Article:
In a reversal of the positions in the second round, Sheffield-based Adela Cater (Hope Factory Racing) took victory in the third and final Croft Season Starter, staged at the North Yorkshire motor racing circuit by Clifton CC on Saturday.
Carter, 29 and originally from Durham just a few miles north of the course, had to settle for second spot behind Vicky Annis (VC Bradford) in the previous week’s event. But she edged ahead of Whitby-based Annis by around a bike length this time.
A sunny day was spoiled somewhat by a strong wind blowing over the exposed course as the riders tackled the handicap event which was split into two groups, but the longmarkers did well to stay clear for around 26 minutes of the 46-minute race.
The scratch group started two and a half minutes behind, and once they had caught up the strong riders took their time before putting the hammer down and forging on to victory.
With three laps to go the large bunch finally began to show signs of fragmenting, and a large group of ten clipped off the front of the bunch.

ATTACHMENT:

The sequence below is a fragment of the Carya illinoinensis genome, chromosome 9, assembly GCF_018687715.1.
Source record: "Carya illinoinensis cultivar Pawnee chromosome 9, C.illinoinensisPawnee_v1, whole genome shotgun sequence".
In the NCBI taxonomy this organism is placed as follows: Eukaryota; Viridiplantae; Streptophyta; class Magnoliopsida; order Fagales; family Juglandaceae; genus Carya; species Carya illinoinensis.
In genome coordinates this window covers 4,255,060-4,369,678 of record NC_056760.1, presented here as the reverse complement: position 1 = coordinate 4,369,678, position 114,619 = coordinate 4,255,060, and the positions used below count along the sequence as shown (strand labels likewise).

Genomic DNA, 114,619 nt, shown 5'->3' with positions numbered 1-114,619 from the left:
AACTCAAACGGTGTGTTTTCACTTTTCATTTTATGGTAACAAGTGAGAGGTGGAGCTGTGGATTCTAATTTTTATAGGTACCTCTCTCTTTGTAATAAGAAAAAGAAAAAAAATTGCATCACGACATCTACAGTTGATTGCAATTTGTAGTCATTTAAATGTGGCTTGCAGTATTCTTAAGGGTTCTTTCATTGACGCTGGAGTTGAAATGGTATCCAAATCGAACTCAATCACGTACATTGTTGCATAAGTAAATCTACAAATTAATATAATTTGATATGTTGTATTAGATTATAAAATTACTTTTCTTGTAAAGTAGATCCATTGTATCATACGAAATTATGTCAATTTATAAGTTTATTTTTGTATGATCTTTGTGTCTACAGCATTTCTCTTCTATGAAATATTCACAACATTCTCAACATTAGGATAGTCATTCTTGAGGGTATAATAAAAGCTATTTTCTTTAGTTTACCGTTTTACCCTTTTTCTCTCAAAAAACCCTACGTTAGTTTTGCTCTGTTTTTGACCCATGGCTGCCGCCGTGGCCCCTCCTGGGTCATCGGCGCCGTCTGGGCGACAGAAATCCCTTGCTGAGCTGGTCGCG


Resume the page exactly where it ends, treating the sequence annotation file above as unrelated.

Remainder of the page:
However, with a sprint in prospect, Britt Tate (Dirt Wheels) attacked on the finishing straight on the penultimate lap in search of a solo victory.
However, she was caught on the final circuit, and had to settle for fourth.
Carter and Annis came round her first, and went on to finish in that order, while Durham University CC’s Katharine Broadbent finished third for the second week running, around ten seconds further back and just ahead of Tate, while the remains of the leading group came in another 30 seconds back.
1 Adela Carter (Hope Factory Racing) 46:00
2 Vicky Annis (VC Bradford) @ same time
3 Katharine Broadbent (Durham Univ CC) @ 10sec
4 Britt Tate (Dirt Wheels) @ same time
5 Helen Jones (unattached) @ 40sec
6 Alice Grieve (Stockton Wheelers)
7 Heather Tuffs (Clifton CC)
8 Kerry Gowland (Infinity Cycles)
9 Victoria Hood (Team Swift)
10 Brenda Hare (unattached)
British Cycling would like to thank the organising team, officials and everyone else who helped promote this event. Our sport could not exist without the hundreds of people, many of them unpaid volunteers, who put in many hours of hard work running events, activities and clubs.